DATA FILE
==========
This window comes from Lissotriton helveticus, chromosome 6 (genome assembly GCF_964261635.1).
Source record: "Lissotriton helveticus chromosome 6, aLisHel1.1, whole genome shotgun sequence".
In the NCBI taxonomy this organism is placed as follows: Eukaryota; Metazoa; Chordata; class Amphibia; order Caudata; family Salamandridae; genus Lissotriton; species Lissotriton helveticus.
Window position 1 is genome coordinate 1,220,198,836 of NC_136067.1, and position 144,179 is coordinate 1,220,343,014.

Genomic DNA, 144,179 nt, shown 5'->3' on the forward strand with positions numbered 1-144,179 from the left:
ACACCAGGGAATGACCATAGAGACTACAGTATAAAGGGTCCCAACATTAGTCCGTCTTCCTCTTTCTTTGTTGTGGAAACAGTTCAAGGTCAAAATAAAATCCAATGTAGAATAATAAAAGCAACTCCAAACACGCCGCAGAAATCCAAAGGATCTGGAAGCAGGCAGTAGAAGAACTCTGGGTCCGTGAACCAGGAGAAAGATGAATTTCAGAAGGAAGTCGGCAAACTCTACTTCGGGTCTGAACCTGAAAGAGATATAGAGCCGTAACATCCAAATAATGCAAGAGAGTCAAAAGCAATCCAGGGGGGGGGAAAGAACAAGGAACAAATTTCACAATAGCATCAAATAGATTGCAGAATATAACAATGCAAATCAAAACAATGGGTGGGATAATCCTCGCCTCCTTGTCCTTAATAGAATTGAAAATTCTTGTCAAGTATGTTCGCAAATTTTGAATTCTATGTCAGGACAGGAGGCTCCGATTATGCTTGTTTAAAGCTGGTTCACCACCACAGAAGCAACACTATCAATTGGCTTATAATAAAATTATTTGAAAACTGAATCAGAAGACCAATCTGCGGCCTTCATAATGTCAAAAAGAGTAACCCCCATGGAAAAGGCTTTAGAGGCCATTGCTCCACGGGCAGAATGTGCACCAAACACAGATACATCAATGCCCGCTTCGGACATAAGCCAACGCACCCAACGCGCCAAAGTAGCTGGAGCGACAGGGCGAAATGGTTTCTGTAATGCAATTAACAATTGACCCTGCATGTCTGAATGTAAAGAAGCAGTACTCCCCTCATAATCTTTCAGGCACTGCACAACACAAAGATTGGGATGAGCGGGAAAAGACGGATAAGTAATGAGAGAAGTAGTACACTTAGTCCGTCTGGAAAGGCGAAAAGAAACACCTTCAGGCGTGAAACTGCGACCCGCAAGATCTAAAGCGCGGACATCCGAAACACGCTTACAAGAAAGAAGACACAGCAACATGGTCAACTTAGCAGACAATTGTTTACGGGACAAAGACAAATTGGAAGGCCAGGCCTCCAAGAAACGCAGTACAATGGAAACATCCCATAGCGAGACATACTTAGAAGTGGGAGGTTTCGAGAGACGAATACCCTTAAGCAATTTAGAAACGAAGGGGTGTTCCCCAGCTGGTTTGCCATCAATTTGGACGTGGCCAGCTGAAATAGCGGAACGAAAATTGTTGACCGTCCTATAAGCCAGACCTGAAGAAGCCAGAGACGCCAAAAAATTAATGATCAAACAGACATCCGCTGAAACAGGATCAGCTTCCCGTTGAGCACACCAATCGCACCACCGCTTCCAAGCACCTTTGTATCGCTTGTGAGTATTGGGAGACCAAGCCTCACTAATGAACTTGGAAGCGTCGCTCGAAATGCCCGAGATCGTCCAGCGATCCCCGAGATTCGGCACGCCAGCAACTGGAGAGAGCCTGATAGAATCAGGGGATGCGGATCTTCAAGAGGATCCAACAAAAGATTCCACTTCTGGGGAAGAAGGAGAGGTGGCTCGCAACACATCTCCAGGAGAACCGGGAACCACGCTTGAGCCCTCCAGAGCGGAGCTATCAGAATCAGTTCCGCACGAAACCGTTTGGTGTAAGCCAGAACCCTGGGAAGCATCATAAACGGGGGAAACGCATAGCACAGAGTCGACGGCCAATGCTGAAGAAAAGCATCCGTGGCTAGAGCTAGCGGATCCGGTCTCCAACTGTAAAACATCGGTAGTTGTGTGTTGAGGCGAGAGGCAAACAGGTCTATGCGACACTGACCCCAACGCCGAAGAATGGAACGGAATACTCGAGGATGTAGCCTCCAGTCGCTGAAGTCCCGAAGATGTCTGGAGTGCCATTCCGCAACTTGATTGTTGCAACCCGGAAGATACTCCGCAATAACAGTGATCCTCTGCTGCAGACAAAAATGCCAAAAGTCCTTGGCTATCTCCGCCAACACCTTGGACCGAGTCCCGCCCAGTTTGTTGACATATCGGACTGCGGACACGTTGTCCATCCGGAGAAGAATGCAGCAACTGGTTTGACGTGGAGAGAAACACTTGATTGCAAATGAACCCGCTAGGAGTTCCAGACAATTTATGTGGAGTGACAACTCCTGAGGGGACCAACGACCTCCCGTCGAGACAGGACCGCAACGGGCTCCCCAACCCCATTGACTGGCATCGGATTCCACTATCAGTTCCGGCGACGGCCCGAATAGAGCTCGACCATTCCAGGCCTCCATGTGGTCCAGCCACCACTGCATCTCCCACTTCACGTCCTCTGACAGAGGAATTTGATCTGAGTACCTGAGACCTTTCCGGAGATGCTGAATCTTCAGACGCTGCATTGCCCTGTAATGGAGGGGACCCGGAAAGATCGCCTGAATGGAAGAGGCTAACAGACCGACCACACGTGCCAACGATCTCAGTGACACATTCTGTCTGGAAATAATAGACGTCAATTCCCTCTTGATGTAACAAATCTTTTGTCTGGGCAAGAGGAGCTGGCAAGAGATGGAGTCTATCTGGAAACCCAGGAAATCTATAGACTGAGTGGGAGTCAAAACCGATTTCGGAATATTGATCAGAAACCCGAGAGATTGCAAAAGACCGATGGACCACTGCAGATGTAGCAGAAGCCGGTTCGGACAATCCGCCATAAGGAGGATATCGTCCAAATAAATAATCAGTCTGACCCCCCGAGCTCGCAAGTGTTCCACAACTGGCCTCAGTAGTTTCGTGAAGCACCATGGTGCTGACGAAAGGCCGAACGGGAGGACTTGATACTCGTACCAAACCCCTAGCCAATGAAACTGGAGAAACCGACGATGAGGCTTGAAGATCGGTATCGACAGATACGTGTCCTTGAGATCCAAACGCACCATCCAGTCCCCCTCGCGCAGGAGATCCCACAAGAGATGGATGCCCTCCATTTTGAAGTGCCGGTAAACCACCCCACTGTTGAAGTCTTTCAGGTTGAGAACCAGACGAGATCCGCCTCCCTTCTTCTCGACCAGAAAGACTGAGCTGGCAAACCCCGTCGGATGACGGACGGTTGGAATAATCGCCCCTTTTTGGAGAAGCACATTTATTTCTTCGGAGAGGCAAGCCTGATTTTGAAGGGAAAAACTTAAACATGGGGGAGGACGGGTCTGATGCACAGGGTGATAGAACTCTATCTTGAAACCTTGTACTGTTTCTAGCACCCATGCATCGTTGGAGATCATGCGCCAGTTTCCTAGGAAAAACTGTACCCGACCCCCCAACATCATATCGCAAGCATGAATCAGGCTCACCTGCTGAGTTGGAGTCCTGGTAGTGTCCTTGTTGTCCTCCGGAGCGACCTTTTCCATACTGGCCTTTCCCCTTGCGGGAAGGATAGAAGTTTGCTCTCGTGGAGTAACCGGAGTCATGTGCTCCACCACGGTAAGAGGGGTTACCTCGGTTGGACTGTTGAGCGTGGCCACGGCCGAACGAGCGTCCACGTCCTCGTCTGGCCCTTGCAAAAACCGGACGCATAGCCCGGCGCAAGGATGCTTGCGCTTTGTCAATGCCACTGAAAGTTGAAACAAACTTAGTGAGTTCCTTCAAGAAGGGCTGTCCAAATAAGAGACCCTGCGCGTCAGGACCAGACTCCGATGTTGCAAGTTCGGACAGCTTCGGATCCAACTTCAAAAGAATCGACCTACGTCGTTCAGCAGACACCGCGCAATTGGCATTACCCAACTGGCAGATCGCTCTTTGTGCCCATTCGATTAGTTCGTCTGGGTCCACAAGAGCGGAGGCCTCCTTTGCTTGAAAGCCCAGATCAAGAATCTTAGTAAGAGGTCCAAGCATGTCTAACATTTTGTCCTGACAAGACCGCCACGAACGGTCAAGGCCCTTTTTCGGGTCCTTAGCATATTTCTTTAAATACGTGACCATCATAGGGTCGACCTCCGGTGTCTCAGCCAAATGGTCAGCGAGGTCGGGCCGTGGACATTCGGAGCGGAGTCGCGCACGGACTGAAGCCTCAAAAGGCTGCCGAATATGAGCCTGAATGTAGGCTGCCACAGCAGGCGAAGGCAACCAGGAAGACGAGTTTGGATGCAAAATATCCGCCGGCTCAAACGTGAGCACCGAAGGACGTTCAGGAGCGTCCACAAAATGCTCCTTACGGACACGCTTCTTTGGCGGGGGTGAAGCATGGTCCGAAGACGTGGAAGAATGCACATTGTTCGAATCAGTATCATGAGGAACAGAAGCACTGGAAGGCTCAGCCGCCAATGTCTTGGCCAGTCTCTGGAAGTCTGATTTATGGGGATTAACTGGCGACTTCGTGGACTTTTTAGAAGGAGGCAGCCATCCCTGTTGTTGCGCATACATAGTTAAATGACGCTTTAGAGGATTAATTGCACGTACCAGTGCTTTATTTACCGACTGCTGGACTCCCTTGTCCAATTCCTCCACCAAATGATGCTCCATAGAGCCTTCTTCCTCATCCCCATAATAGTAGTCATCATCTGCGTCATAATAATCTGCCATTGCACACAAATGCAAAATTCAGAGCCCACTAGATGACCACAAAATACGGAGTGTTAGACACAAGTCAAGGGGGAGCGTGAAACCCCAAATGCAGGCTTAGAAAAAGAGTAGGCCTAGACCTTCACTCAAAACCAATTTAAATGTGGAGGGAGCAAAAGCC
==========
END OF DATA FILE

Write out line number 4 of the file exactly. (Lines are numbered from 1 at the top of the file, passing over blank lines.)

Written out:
Window position 1 is genome coordinate 1,220,198,836 of NC_136067.1, and position 144,179 is coordinate 1,220,343,014.